Should you be a Pushy or Supportive Sporting Parent?
This impressive display of sporting talent from very young children is entertaining, inspiring and yes strangely unnerving. But the reason it piqued by interest is my concern about what this sort of post does for children who aren’t prodigies by the time they are five? Does this encourage parents to push their children to practice morning, noon and night to match these talents? Or does it deter parents from supporting their children’s sporting ambitions because they think Olympic success is not an option?
It can be difficult for parents to know what to encourage or whether they should gently (or not so gently) push children to a certain level of sport. Especially when there are all sorts of parental competitions going on in the playground about the level their child has achieved.
My advice to parents in this situation would be to make sure hobbies and sport are enjoyed by your child and not being encouraged because of anyone else’s unfulfilled dream. Your job then is to support and encourage children in developing their skills and learning the sport, but being careful not to put ideas of anything other than fun and enjoyment into their heads unless they are being selected for top level teams or entered for competitions in older age groups. It’s only at this point that the discipline and commitment to the sport can bring rewards, and you won't get that commitment if a child doesn’t really enjoy the sport or feels pushed into it in the first place.
There are huge benefits in being involved in sport at any level, but the most important thing is that it is enjoyed by the child, otherwise it's an uphill battle. Parents can give young children the opportunity to try a wide range of activities and children are likely to surprise their parents in their talents and interests.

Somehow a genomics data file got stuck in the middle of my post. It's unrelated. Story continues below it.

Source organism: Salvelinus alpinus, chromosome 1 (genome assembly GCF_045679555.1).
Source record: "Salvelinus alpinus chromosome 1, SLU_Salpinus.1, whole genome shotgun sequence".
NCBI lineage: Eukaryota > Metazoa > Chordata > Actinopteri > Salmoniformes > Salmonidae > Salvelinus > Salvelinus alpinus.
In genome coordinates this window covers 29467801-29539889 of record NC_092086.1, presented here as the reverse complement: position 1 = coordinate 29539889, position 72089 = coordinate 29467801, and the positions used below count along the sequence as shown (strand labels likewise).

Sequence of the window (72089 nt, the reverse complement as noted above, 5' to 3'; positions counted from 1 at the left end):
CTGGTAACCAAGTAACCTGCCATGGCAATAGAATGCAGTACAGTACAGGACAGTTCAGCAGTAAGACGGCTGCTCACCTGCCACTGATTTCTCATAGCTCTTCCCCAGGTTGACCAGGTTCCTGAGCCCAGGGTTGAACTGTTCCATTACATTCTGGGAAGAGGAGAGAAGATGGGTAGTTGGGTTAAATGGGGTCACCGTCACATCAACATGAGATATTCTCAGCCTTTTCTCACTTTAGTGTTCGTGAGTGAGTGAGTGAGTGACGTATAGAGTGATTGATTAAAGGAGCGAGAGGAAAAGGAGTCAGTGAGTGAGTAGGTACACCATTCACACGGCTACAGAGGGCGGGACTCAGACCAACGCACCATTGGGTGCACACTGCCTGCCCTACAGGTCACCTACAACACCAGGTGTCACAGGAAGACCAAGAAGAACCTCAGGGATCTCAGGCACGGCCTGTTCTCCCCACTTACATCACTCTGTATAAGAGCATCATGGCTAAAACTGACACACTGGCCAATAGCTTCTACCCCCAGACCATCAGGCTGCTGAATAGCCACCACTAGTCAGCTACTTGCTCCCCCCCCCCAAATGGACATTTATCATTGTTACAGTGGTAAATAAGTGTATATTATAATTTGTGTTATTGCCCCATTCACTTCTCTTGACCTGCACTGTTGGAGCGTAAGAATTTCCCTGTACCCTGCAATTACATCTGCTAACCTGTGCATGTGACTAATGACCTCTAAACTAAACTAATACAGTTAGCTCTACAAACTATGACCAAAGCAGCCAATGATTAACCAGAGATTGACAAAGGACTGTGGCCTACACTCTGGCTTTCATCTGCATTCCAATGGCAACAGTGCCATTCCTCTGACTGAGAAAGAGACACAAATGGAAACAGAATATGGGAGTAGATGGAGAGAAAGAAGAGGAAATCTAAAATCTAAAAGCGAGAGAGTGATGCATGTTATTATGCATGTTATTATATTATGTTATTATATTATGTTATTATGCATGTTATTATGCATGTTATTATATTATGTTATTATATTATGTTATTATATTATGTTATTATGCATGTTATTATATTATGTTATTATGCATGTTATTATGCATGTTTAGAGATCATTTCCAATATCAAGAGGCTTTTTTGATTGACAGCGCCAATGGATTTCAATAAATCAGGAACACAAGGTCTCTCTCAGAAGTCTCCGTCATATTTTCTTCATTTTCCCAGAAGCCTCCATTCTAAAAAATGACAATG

It’s also important to note that not all children will enjoy sport, but it’s great to ensure they have active hobbies of some sort. Some children will enjoy team sports, others will be more interested in individual activities, some will like high-adrenalin actives and others more evenly paced ones. Not all sporting activity has to be competitive and parents can help children lead healthy, active lifestyles in a variety of ways.
So enjoy this video, let it remove limitations we can be guilty of putting on young children’s abilities, but don’t take it too much to heart - your children have their own unique combination of skills and talent, and helping them find and enjoy their strengths and overcome their challenges will give them the foundations they need to build their future success on - whatever that success will look like.
Categorised in: parenting advice
This post was written by Dr Amanda Gummer